Diagnosing Back Pain: Where the Challenges Lie
Our new colleague, Robert Savala, MD has been a pain management specialist practicing in the Bay Area for 25 years. In a series of two posts, he will draw on his decades of experience in spinal diagnostics and spinal injections to explain the challenges of accurately diagnosing lower back pain and the latest advanced treatments.
“Look well to the spine for the cause of disease.” -Hippocrates
Even 2,500 years ago, the “Father of Medicine” understood the importance of the spine in our overall wellbeing.
In many ways, he was right. We know today that lower back pain (LBP) is the leading cause of disability in working-age adults in the USA and worldwide. One in five of us will have at least one episode of prolonged LBP, and nearly one in ten will suffer from chronic LBP.
One of the most frustrating aspects of lower back pain is our failure to properly diagnose its source. I hear stories every day from patients who have seen multiple medical professionals who diagnose differing sources of pain and can’t agree on the best course of treatment. One major issue leading to confusion is that spine degeneration often causes pain that radiates to areas beyond the spine. Like an echo in a canyon, it may be generated in one place and experienced in another. Imaging studies are helpful in diagnosis, but far from conclusive. We can’t see pain on an X-ray or MRI. Not everything that looks bad on an image is painful, while areas that appear normal may be sources of pain.
Despite these challenges, we do have a handle on how to approach the spine. An exam provides initial clues as we look for neurological changes that can help us trace the actual source of pain. The patient’s history and imaging also help us make the diagnosis. Targeted spinal injections—my area of expertise—can also help locate the pain source: Relief of pain after an anesthetic injection to a specific structure of the spine can isolate the symptomatic culprit and guide treatment.
Briefly, three structures—all related to the moving parts of the spine—cause the majority of LBP: the facet joints, intervertebral discs (IVD), and sacroiliac joints (SI).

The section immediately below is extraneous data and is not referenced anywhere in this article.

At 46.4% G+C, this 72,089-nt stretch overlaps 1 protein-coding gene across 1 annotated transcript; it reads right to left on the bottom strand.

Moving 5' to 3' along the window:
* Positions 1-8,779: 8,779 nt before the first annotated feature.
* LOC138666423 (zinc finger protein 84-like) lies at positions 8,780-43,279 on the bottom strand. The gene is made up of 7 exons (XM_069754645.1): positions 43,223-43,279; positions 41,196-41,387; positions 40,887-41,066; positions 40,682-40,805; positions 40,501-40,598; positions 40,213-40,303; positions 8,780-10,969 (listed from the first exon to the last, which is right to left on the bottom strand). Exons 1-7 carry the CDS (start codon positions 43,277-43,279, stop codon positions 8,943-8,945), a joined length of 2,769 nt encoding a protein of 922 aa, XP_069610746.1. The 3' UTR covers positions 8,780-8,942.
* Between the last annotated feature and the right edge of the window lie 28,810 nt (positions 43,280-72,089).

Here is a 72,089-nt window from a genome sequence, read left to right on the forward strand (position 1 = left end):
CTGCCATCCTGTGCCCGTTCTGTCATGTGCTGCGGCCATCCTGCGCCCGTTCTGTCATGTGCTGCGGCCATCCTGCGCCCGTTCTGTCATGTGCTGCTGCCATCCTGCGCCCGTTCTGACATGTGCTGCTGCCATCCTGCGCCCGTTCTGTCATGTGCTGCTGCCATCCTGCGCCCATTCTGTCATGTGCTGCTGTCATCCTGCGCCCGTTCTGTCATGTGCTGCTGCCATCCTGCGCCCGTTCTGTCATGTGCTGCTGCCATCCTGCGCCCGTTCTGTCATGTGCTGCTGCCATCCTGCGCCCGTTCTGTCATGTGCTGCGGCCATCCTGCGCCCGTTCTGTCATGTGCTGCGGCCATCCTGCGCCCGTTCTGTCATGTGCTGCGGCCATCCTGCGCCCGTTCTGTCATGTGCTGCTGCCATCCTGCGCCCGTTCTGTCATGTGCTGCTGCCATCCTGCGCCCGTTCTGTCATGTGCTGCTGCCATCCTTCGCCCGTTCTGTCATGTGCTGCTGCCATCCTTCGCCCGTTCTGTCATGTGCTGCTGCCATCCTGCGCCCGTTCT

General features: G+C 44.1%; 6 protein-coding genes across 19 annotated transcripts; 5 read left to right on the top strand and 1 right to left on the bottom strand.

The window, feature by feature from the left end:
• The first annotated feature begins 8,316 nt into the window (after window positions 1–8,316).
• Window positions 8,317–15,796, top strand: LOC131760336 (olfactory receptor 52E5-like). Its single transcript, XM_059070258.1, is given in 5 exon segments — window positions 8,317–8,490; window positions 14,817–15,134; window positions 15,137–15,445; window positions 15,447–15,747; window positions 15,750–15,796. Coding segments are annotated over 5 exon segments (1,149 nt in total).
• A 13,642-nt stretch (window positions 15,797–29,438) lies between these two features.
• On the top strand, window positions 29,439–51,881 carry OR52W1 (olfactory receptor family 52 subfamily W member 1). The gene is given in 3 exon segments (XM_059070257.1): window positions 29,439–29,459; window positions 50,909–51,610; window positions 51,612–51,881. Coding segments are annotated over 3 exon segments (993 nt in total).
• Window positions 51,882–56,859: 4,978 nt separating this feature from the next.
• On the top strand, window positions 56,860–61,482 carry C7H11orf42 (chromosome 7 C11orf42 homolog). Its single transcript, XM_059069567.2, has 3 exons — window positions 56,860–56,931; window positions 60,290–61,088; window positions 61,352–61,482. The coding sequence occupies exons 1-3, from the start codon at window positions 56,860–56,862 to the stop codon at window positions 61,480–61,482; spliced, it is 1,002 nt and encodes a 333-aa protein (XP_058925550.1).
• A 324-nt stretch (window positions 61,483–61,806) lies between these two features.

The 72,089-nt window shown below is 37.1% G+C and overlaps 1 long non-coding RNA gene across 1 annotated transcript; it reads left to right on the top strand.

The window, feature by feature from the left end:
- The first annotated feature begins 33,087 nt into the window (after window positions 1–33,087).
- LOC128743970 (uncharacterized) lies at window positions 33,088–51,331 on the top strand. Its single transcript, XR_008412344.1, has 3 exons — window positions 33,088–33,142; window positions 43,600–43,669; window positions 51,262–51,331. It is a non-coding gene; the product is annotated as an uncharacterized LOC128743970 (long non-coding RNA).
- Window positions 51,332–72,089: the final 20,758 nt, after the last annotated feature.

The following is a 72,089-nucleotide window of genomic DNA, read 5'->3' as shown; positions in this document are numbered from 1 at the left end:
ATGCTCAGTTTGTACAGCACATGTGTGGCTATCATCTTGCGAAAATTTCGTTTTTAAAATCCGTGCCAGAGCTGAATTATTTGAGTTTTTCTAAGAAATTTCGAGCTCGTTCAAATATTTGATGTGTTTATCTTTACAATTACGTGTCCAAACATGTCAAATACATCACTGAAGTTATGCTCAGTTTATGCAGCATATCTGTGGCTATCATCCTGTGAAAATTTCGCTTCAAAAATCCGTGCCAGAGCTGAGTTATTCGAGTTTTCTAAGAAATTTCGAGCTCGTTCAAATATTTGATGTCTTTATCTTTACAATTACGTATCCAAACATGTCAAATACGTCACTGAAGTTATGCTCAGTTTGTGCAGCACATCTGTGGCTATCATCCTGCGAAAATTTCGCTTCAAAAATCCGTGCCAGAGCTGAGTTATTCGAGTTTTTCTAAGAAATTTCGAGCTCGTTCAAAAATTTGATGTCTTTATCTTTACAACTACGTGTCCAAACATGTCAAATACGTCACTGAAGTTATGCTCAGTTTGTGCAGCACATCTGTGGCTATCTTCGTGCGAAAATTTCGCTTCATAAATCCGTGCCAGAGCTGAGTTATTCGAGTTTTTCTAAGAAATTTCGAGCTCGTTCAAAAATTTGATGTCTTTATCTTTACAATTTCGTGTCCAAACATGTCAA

The intervertebral disc (IVD) is a very special tissue. A fibrous ring surrounds a more gelatinous core that absorbs and dissipates pressure. It is designed to act as a shock absorber. Through injury or prolonged static loading (e.g. bending, prolonged standing, or sitting), the IVD begins to degenerate. On a cellular level, the nucleus of the disc loses its ability to hold onto the water that creates the “cushion” of the disc. On the MRI we literally see it shrink, dry out, and bulge.
These changes lead to the disc becoming less able to handle mechanical loads. As the disc begins to fail, there a breakdown of the connective tissues in the disc, creating an intense inflammatory reaction. Biochemical studies show that a damaged disc produces a great number of inflammatory proteins in our body, turning pressure into pain and making our spine less tolerant to loading and static pressures.
Other tissues in our bodies—like skin and bone—regenerate. But the IVD is the largest tissue without a direct blood supply. There are no arteries or veins in discs, limiting the body’s ability to deliver healing nutrients and repair cells. So even minor degeneration can cause a disproportionate amount of pain.
Another source of LBP is facet joints. These connect the vertebrae bilaterally, allowing for additional spinal support and mobility. These, like all joints, can wear down, leading to arthritis and joint overgrowth. As it’s very hard to distinguish between a disc or facet pain source, targeted injections help us diagnose which structures are causing pain. Fortunately, we have simple nerve ablation techniques that can provide relief by destroying the sensation from these joints.
The sacroiliac joint is a third possible culprit. SI joint issues commonly present with pain off-midline in the sacrum and often radiate to the hip—sometimes even to the pelvis and proximal thigh. They are diagnosed by a patient experiencing tenderness over the joint when maneuvers that stress the joint. Imaging can identify joint changes, but a painful SI joint often shows no particular degeneration. So, the gold standard of diagnosis is targeted sacroiliac joint injections and a patient’s response to them.
As LBP is such a drain on so many people, accurate diagnosis is of course essential. But once a diagnosis is made, what are the best possible treatments? I’ll talk about that in my next post.